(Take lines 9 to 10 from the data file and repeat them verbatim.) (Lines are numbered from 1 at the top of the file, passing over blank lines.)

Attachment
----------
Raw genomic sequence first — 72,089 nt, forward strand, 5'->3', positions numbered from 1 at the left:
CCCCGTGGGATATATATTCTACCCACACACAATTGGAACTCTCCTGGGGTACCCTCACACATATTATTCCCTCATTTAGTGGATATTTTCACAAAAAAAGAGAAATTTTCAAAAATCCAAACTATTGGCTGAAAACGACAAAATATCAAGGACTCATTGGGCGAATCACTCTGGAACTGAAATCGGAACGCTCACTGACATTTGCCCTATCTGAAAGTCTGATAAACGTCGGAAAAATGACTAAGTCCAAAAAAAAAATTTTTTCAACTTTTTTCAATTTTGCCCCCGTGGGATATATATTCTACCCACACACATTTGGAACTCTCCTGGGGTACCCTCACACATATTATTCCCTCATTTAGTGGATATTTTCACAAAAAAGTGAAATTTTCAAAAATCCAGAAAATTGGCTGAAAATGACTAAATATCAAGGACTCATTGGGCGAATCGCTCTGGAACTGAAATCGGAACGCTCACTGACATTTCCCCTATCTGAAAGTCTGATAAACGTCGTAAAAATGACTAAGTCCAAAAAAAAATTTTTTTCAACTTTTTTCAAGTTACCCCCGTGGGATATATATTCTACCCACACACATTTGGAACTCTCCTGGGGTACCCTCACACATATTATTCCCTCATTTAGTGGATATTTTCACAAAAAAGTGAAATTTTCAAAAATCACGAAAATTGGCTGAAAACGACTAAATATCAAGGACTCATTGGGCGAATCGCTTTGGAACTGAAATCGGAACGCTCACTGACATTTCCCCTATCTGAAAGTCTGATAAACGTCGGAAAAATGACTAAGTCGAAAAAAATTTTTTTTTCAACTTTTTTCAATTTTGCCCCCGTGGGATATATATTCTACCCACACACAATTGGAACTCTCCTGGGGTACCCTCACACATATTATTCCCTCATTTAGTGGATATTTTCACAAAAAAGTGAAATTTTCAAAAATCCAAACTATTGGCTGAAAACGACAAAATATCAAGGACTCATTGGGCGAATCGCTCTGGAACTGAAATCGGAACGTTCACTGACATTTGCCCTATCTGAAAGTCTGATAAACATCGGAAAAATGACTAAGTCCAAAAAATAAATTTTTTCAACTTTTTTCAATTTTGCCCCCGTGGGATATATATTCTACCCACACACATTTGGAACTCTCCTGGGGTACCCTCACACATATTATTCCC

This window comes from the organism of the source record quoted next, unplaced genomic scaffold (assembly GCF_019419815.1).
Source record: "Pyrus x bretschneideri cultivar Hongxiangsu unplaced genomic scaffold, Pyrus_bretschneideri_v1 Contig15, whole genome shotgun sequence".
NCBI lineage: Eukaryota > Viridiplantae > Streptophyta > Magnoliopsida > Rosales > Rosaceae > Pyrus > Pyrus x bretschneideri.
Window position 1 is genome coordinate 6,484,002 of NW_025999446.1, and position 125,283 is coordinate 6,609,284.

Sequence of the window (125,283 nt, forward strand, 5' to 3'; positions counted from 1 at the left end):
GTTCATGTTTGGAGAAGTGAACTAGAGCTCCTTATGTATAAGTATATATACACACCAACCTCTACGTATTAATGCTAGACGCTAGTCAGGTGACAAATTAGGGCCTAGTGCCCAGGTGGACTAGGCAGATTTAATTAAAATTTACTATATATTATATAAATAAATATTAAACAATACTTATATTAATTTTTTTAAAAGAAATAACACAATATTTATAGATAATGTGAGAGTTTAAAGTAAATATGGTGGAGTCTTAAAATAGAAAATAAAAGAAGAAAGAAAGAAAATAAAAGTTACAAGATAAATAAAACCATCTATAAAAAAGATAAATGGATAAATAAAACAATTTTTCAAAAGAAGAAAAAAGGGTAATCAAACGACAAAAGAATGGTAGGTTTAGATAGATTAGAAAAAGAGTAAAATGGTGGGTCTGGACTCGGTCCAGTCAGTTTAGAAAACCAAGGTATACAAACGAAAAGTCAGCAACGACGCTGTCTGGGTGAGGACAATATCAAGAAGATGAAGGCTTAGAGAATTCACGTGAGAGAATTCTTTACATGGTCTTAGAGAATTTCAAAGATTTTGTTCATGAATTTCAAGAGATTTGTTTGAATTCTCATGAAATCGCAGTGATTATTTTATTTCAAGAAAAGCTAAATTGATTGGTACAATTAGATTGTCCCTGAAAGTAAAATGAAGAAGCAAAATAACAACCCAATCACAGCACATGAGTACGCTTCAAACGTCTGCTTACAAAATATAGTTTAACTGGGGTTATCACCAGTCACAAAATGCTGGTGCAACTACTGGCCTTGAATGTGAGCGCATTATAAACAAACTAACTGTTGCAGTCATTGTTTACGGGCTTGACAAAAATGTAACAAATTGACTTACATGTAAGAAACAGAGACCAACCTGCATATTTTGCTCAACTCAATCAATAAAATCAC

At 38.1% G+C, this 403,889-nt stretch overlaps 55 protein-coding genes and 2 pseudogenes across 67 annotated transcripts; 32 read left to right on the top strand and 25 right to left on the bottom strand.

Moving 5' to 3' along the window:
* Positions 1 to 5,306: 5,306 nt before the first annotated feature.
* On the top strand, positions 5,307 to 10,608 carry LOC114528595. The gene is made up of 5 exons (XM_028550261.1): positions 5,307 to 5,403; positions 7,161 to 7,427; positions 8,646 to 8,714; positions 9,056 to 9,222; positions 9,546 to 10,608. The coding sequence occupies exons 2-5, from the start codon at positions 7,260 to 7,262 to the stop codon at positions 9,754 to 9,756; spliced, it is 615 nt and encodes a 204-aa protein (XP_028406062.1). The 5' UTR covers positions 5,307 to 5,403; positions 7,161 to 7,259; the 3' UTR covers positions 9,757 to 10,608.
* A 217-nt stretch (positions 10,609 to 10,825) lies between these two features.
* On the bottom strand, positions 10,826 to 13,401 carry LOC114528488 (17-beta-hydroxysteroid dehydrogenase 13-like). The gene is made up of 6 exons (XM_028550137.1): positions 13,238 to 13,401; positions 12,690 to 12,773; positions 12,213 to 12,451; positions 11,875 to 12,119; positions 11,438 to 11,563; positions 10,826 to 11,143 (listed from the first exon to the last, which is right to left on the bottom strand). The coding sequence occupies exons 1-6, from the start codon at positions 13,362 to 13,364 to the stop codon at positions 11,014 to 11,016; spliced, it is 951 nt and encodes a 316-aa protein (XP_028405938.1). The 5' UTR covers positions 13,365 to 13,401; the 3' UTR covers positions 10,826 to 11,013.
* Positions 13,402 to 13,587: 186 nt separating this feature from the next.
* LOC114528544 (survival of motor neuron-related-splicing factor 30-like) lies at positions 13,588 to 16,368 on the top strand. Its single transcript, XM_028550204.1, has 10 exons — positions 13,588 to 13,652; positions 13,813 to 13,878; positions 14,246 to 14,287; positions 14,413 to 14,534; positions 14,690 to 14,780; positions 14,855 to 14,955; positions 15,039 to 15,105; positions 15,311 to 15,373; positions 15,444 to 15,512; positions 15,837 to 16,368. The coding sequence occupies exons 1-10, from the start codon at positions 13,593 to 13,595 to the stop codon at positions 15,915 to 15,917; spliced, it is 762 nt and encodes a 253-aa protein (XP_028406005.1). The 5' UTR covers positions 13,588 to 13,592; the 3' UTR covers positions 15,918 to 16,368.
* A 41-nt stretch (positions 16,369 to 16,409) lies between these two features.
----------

At 38.1% G+C, this 403,889-nt stretch overlaps 55 protein-coding genes and 2 pseudogenes across 67 annotated transcripts; 32 read left to right on the top strand and 25 right to left on the bottom strand.

Moving 5' to 3' along the window: